Abundance in the Mud
This year, I’ll have to wait a little longer for walks through the woods in early spring, because as I write this on April 1st, I’m looking outside and seeing ice and snow. But I’m willing to wait a little longer, as there is something magical about those quiet springtime walks. The still snow-damp earth soft underfoot. The first green shoots nudging out of the ground and toward the light. The way my heart seems to beat in slow, steady rhythm with the slow, steady rhythm of nature herself. And then there is the smell! The sweet smell of spring, mud-rich and fresh. These springtime walks have a way of calming me. I can come to the woods and be assured and supported by nature. I feel grounded with my feet on dark soil and winter-wet leaves. I come out of the grip of some petty thought, leave my to-do list behind when I hear the nuthatch’s song or the drumming of the woodpecker on a hollow tree. And I arrive.
In your yoga classes, you have probably heard the term grounding used. And in fact, many yoga teachers are conscious of leaving space for students to ground and center at the start of practice, whether in silence and stillness or grounding into the physicality of the body. It’s very common to come to your mat with the sound of your boss’s voice still in your head, your proverbial check-list is still unchecked, or you’re thinking about your half-filled fridge at home and the dinner that is not going to make itself. You might place your mat on the floor and wonder why you even came to yoga since there is so much outside that seemingly wants to pull you right back. And then, like magic, you move through your practice, 75 minutes pass by and you could have sworn that you’d only just arrived. With the final om, before you open your eyes, you feel transported. Whatever thoughts were nagging at the start of practice feel far away and much softer now. And this is one of the benefits of yoga – it allows you to come into your body and your breath, to ground down, and from that, you shift your energy and your consciousness.
The second yoga sutra, and what many consider to be the heart of yoga is described by Pantanjali as “stilling the modifications of the mind.” In other words, the mind is often not an innocent observer – instead, it likes to think, to puzzle, to question. This is its great creative capacity, but can also be the source of suffering. We hold onto thought, we distort the world around us with our constant analysis, we are troubled by anxious thoughts of what is to come, or mired in regrets from the past. Whatever we focus on, we bring to life. So, if we’re focused worry or self-doubt, we manifest worry and self-doubt. If we bring our attention to judgment of our practice or fear about what people will think, guess what we bring to life? But there are tools in yoga to help quiet the mind. These tools help us ground, help us find a meditative place to align thought, action, and deed. They help us direct our attention and our energy so as B.K.S Inyengar said your yoga becomes an “integration from the outermost layer to the innermost self.”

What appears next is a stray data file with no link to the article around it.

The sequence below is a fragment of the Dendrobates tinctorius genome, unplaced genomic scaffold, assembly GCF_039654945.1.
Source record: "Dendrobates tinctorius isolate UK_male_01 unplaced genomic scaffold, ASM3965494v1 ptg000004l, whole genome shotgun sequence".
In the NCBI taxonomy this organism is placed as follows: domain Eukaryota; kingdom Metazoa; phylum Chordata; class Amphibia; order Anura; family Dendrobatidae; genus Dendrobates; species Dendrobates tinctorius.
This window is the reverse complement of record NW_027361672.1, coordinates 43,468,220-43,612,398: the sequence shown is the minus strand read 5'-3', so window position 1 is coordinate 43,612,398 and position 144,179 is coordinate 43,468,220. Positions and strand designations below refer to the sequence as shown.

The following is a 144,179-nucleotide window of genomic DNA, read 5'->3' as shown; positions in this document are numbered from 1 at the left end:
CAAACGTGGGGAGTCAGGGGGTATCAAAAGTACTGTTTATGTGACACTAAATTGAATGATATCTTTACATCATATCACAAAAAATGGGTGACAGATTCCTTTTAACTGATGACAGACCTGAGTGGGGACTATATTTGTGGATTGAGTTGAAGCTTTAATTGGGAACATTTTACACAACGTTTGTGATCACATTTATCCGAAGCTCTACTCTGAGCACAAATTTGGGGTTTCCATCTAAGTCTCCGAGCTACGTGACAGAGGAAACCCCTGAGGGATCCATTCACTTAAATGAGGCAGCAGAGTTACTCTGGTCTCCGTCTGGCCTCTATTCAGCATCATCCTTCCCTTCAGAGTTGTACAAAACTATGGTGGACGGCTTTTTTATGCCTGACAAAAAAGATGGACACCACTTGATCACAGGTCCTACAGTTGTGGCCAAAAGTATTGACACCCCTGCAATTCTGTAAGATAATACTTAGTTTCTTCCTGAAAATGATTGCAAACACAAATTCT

Whatever we focus on, we bring to life. So if we focus on our breathing, we enliven our breath. If we focus on our bodies, we begin to embody our practice, moving in a way that is authentic to what is present. And it is from here, that your practice unfolds and you feel a sense of transformation when you step off your mat.
Just as in the springtime, life sprouts from the earth, so too, you can think of your practice (on and off the mat) beginning at your roots. You arrive on your mat and feel into your breath and your body. As you bring your attention to your breath, you cultivate more breath. As you bring awareness to your body, you arrive at present. To stand tall in tadasana, you need to feel your feet on the ground, bringing energy up through your legs, up the spine, and all the way out the crown of your head. To sit-up tall in easy pose, you need to root your sit bones.
And for me, these very physical examples gave me clues into my yoga practice off the mat. In the same way that I can’t stand as tall in mountain pose if my feet aren’t rooted, I can’t do my best work in the classroom if I’m feeling pulled in a million directions at once. In the same way that from a stable base in warrior II, you can feel energy from your center line expand out into the legs and arms, or in side angle you can root your back foot and get length through the side body, so too in our day-to-day experience if we start from a grounded place, we have the support and can build energy to expand further. Without that connection grounding down, the energy we expend out can feel unmoored, a frenetic feeling of go-go-go. Ever been at the mall at Christmas time? – there is energy for sure, but things can feel whipped up and frazzled. Ever gone to a yoga class and pushed hard throughout the whole thing, but never actually felt like you landed in your body? Maybe you felt tossed around by your sun salutations and still felt stirred up as you lay in savasana. But, if we can tap into that earth energy, ground and root, then, as we build energy, it gives uplift and expanse.
So I come back again to those springtime walks in the woods. Just as they bring me calm, allow me to presence myself right there in the midst of sharp-scented pines and bird song, they invigorate me too. As I nestle in and feel myself wholly in the woods on a spring day, I can start to see that from it, bounding forth, is a teeming array – the brook running over stones, pungent sap flowing, the scuttle of chipmunks, and the burps and hiccups of frogs. A sense of earth coming back to life. An abundance in the mud.
Come practice an earthy, embodied, grounding practice for Earth Day!
Sunday, April 23rd from 11-12:30. You can drop-in or use your class series. All proceeds will benefit the Wachusett Greenways. “Connecting the Watchusett community with trails and greenways.”